Marilou Halvorsen, president & CEO, New Jersey Restaurant and Hospitality Association


“It’s unfortunate, but yes, a lot of people are deciding not to go out. I did have a call with my executive committee to talk about this, and a lot of restaurants are really getting very nervous. They’re losing a lot of business. And we’re seeing a lot of corporate business cancellations as companies are restricting travel. We’ve had events at some of the banquet halls, weddings and the like, asking to push or postpone their dates. And it is starting to impact restaurants. The problem is, with a small business, they still have to pay their suppliers. So it’d be great if everybody could buy gift certificates to their favorite restaurants and then use them when they feel ready to! Don’t want to go out? You can always pick up their food and eat at home.

I think it’s important to know that in our industry, we want to make sure people are safe. And we want everyone to understand, we’re already so far out in front of good sanitation—we do know how to do it really well.”

Steps taken?

“Prior to the coronavirus—which I think everybody needs to take very seriously—our industry has really been at the forefront of excellent sanitation practices. Just owing to the nature of what we do, with people staying in our hotels and eating in restaurants. So we’re diligent already.

The industry is constantly evaluating its daily practices. We’re communicating with our national partners. And our vendors specialize in sanitation, like Ecolab. The safety of our guests is obviously a priority, but the safety of our employees is also a priority. And we want to make sure we’re educating our staff.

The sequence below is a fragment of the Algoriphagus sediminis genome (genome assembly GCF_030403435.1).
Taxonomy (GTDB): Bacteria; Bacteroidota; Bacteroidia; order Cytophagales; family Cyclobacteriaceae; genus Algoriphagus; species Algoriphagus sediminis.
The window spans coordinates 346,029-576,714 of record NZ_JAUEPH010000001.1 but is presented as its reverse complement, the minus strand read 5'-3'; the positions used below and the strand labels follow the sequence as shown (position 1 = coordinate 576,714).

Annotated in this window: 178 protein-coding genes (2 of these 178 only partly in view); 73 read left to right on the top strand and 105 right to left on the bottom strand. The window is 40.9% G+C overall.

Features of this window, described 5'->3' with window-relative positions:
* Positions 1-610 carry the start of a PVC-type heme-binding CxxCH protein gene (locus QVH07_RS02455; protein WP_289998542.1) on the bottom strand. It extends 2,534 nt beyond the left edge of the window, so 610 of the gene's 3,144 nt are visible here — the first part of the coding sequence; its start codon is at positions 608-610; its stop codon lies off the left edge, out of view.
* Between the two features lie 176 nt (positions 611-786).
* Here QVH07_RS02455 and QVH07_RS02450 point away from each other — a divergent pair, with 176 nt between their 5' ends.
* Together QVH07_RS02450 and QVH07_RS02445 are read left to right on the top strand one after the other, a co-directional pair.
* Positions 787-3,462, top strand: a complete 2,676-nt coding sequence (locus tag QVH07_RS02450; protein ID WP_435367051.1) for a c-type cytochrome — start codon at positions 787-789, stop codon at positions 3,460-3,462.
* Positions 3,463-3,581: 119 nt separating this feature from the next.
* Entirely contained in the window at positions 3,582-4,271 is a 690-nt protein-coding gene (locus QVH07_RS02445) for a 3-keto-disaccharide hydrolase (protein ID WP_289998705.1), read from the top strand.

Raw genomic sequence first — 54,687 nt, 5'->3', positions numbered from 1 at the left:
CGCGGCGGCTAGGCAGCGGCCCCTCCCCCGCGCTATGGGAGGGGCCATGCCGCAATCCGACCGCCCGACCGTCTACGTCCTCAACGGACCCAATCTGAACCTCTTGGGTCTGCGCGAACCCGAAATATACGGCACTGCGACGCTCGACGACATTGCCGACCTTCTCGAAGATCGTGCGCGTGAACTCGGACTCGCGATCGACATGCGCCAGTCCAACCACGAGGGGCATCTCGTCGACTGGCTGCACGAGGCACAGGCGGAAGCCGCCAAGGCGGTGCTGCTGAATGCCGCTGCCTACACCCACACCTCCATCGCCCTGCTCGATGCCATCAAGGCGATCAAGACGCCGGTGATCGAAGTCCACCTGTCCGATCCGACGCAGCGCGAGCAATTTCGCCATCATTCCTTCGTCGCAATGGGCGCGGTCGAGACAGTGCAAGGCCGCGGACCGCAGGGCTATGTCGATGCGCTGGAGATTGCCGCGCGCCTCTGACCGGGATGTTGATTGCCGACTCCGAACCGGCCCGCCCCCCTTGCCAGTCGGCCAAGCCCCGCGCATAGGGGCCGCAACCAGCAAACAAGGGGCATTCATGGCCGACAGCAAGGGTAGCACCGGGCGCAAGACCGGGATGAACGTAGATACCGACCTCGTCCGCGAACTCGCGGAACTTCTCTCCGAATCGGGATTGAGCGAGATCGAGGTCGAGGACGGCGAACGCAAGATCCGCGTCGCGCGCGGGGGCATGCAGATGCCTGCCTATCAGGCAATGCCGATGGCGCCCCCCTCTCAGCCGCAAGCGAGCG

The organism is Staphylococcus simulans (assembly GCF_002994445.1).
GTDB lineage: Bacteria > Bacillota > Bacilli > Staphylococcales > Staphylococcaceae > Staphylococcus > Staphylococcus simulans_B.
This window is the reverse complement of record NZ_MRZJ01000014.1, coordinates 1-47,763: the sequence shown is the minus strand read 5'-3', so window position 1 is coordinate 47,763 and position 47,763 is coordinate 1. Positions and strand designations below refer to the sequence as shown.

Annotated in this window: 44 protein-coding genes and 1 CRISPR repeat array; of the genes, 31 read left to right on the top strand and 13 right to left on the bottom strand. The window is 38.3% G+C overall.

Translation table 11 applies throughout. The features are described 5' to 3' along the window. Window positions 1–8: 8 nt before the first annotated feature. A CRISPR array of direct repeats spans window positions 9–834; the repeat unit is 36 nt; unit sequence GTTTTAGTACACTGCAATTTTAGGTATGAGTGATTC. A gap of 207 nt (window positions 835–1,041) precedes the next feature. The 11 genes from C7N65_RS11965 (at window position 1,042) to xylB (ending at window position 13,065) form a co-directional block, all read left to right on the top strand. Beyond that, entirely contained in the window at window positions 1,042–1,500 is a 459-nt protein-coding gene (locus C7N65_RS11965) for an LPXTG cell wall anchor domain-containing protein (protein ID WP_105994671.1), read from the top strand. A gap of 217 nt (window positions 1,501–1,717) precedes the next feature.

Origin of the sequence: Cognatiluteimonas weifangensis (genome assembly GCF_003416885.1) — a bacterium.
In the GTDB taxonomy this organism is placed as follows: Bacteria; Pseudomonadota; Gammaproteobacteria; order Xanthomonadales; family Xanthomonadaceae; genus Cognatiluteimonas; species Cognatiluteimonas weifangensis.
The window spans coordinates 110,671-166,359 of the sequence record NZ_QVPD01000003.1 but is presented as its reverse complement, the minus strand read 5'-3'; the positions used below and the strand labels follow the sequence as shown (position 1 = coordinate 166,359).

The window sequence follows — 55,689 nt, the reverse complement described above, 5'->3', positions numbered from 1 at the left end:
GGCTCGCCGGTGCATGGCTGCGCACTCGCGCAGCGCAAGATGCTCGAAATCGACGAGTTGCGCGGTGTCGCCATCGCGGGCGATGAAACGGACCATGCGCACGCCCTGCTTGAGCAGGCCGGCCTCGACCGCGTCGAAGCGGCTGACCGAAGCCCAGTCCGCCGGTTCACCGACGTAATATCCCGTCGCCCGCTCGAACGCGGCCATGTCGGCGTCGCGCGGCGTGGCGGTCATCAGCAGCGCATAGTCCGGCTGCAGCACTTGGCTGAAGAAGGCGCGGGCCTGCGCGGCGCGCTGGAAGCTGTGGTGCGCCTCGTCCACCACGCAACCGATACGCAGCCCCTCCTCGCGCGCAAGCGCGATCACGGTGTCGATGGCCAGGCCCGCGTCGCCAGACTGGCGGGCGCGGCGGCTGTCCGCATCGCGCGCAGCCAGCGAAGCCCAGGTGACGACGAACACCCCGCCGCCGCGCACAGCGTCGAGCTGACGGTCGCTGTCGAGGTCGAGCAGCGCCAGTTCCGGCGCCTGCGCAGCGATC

I represent all restaurants in the state. They’re all members. So we’ve been making sure we’re getting resources and education to them, to make sure they’re doing what they need to do. And like I said, we’re already at the forefront of good sanitation practices. There are really no new inflection points. That’s the stuff we’ve already been doing, with issues like cross-contamination. Coronavirus is not a foodborne illness, but it requires the same safety measures you’d practice to avoid foodborne illness. So, no cross-contamination with knives, handles, cutting boards, any frequently touched objects—always making sure things are sanitized before you touch them again.”

Seth Warshaw, ETC. Steakhouse


“It is definitely impacting us. It’s in our area, where our restaurant is—in Bergen County. Everybody’s being precautious, which is good. When we spoke last time, we talked a lot about being adaptable to our environment. We gotta hunker down into survival mode, no question about that. I don’t want to sound pessimistic, but right now it’s still getting worse.”

Steps taken?

“With Passover coming up, we’ll try to do Passover menus, push the takeout thing, change our model from an eat-in, experiential type of place. We’re going to do what we have to do to survive. If that means making hamburgers or something, that’s fine. Not that there’s anything wrong with that! But yeah, we’re going to have to tweak the DNA of the place. If everybody’s in quarantine or kids’ schools are closed, the first thought isn’t, “Hey, let’s go out for our anniversary.” But people need dinner, and some supermarkets are empty. People need to eat; I need to feed my family—hopefully we can all work together to make that happen.